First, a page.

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Finding Peace Within Shattered Pieces

by Simranjeet Kaur

 


Trigger Warning
sexual violence, violence

 

Finding Peace within Shattered Pieces – Healing Trauma with Yoga and Meditation is a book about sexual violence and healing through Kundalini Yoga. I’ve created this book to provide ideas, insights and inspiration to help you make your own choices and do the work of healing effectively and compassionately.

Healing is essential. It takes effort and endurance, but it is enriching and a source of immense pleasure. People who have learned to self-heal by drawing on the strength of their inner self are successful, creative beings who forge their way through life and follow their hearts and destinies. When it comes to sexual violence, complete healing is vital so that the wounds and scars don’t take over your thoughts, identity and life. Personally I can say that I wholeheartedly want you to heal well.

I divided the book into three sections, each covering one helpful aspect of the healing process. The sections include real-life experiences and related information, such as cases I’ve worked on and the role of the law in the process. The first section shares key information you need to know if you have suffered or witnessed sexual violence. The second section shares the basic yogic philosophy behind Kundalini Yoga. The third and the most robust section features Kundalini Yoga sets and meditations, which I have selected from five years of personal practice as a foundation for your own 40-day program. By using the meditations and practices consistently over 40 days, change happens.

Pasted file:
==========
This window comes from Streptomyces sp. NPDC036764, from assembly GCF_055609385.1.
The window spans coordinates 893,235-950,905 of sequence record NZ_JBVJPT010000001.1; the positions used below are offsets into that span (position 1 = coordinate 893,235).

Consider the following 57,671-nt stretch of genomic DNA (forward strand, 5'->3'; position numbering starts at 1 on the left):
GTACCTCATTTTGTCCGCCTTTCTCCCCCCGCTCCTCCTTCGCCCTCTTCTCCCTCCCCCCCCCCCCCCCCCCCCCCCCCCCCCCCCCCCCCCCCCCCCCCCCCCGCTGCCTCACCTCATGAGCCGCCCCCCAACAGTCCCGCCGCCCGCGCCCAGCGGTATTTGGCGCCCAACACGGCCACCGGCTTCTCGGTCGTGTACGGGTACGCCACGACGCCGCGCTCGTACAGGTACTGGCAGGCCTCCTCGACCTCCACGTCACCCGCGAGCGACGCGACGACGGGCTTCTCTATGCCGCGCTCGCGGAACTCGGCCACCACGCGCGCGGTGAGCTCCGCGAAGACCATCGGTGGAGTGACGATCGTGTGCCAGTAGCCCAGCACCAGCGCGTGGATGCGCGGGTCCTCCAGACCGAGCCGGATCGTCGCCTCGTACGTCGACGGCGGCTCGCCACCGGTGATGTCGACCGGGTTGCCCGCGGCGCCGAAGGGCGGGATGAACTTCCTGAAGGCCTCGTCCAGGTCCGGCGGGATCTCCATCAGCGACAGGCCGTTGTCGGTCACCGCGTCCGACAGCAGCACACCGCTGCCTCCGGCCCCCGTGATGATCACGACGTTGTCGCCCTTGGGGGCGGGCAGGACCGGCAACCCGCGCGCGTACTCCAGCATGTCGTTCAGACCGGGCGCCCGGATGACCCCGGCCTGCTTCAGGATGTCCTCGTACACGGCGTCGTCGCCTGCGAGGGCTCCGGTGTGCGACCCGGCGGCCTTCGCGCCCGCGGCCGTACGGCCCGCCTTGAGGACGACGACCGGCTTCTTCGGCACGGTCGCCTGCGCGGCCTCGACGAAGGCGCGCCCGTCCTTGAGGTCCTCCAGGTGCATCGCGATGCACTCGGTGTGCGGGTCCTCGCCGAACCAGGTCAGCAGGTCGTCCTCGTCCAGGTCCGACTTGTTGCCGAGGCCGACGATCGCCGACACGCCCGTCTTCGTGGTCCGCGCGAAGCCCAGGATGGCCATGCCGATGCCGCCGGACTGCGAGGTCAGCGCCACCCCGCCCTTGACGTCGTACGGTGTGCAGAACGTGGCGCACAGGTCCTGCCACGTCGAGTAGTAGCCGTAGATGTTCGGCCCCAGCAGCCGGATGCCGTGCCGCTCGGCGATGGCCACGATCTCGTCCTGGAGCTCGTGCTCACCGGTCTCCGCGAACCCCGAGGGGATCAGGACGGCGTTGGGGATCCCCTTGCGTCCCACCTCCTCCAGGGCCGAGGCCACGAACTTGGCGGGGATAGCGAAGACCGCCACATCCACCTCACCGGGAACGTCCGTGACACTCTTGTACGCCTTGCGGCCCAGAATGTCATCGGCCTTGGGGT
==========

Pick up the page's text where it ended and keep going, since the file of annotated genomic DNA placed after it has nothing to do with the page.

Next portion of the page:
These tools can give you access to the divine consciousness within you and set you on a steady path to recovery, transformation, and healing. It is my intention to guide you through a journey from within, and I consider this nothing less than your divine and sacred journey that deserves reverence and respect for yourself and others. This program can help you build a life you can love and be proud of — and have lots of joy practicing it along the way. I know that this kind of experience can give you the trust and desire to continue with this journey on your own.

 

 

SAYING NO TO TRAUMA AND CHRONIC STRESS

All of life is communication. Everything we do is also communication with the universe, just as everything that happens in our lives is a way for the universe to communicate back to us. One message I received from my own life experience is: Life is always precious in all its forms, and there is a divine purpose behind everything that happens, even when we face the trauma of sexual violence. This message became my belief and the foundation of my healing. It helped me come to terms with the trauma and the secondary traumatic stress I suffered myself from my former work as a detective for sexual violence crimes.